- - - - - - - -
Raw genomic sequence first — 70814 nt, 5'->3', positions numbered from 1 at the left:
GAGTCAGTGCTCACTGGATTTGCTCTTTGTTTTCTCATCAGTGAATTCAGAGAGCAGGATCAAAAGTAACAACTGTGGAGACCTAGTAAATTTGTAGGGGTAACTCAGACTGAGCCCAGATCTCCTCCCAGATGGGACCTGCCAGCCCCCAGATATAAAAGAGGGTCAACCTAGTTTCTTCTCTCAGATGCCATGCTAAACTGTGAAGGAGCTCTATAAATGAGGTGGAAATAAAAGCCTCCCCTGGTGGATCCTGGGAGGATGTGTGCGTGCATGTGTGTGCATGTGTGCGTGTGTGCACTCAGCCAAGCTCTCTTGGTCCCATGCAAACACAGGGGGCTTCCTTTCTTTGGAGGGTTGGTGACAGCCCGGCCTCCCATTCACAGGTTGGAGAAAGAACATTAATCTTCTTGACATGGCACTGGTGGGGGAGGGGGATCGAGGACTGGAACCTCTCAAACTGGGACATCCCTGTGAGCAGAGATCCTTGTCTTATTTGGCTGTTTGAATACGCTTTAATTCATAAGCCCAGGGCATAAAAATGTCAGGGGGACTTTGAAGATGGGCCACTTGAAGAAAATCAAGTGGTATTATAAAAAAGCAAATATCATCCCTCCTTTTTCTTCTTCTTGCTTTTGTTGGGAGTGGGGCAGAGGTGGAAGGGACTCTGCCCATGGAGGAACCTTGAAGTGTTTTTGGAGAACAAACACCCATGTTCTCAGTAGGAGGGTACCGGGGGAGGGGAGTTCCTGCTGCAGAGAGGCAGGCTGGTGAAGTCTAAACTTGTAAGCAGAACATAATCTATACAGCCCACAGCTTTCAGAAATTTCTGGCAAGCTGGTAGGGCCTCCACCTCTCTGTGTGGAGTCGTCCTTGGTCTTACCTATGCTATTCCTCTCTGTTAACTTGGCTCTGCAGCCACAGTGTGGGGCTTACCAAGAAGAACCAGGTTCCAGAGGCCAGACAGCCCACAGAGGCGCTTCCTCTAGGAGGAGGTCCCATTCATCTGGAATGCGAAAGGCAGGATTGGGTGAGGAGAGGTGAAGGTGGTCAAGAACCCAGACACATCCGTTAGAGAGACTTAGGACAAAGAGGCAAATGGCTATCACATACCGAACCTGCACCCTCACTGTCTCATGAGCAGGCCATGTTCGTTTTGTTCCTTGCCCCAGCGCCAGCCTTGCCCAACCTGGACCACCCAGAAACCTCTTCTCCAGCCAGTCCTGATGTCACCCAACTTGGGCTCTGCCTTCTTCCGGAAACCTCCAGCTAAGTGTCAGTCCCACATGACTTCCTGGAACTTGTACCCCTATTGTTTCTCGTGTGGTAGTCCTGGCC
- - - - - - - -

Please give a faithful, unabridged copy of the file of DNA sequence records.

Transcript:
Raw genomic sequence first — 70814 nt, 5'->3', positions numbered from 1 at the left:
GAGTCAGTGCTCACTGGATTTGCTCTTTGTTTTCTCATCAGTGAATTCAGAGAGCAGGATCAAAAGTAACAACTGTGGAGACCTAGTAAATTTGTAGGGGTAACTCAGACTGAGCCCAGATCTCCTCCCAGATGGGACCTGCCAGCCCCCAGATATAAAAGAGGGTCAACCTAGTTTCTTCTCTCAGATGCCATGCTAAACTGTGAAGGAGCTCTATAAATGAGGTGGAAATAAAAGCCTCCCCTGGTGGATCCTGGGAGGATGTGTGCGTGCATGTGTGTGCATGTGTGCGTGTGTGCACTCAGCCAAGCTCTCTTGGTCCCATGCAAACACAGGGGGCTTCCTTTCTTTGGAGGGTTGGTGACAGCCCGGCCTCCCATTCACAGGTTGGAGAAAGAACATTAATCTTCTTGACATGGCACTGGTGGGGGAGGGGGATCGAGGACTGGAACCTCTCAAACTGGGACATCCCTGTGAGCAGAGATCCTTGTCTTATTTGGCTGTTTGAATACGCTTTAATTCATAAGCCCAGGGCATAAAAATGTCAGGGGGACTTTGAAGATGGGCCACTTGAAGAAAATCAAGTGGTATTATAAAAAAGCAAATATCATCCCTCCTTTTTCTTCTTCTTGCTTTTGTTGGGAGTGGGGCAGAGGTGGAAGGGACTCTGCCCATGGAGGAACCTTGAAGTGTTTTTGGAGAACAAACACCCATGTTCTCAGTAGGAGGGTACCGGGGGAGGGGAGTTCCTGCTGCAGAGAGGCAGGCTGGTGAAGTCTAAACTTGTAAGCAGAACATAATCTATACAGCCCACAGCTTTCAGAAATTTCTGGCAAGCTGGTAGGGCCTCCACCTCTCTGTGTGGAGTCGTCCTTGGTCTTACCTATGCTATTCCTCTCTGTTAACTTGGCTCTGCAGCCACAGTGTGGGGCTTACCAAGAAGAACCAGGTTCCAGAGGCCAGACAGCCCACAGAGGCGCTTCCTCTAGGAGGAGGTCCCATTCATCTGGAATGCGAAAGGCAGGATTGGGTGAGGAGAGGTGAAGGTGGTCAAGAACCCAGACACATCCGTTAGAGAGACTTAGGACAAAGAGGCAAATGGCTATCACATACCGAACCTGCACCCTCACTGTCTCATGAGCAGGCCATGTTCGTTTTGTTCCTTGCCCCAGCGCCAGCCTTGCCCAACCTGGACCACCCAGAAACCTCTTCTCCAGCCAGTCCTGATGTCACCCAACTTGGGCTCTGCCTTCTTCCGGAAACCTCCAGCTAAGTGTCAGTCCCACATGACTTCCTGGAACTTGTACCCCTATTGTTTCTCGTGTGGTAGTCCTGGCC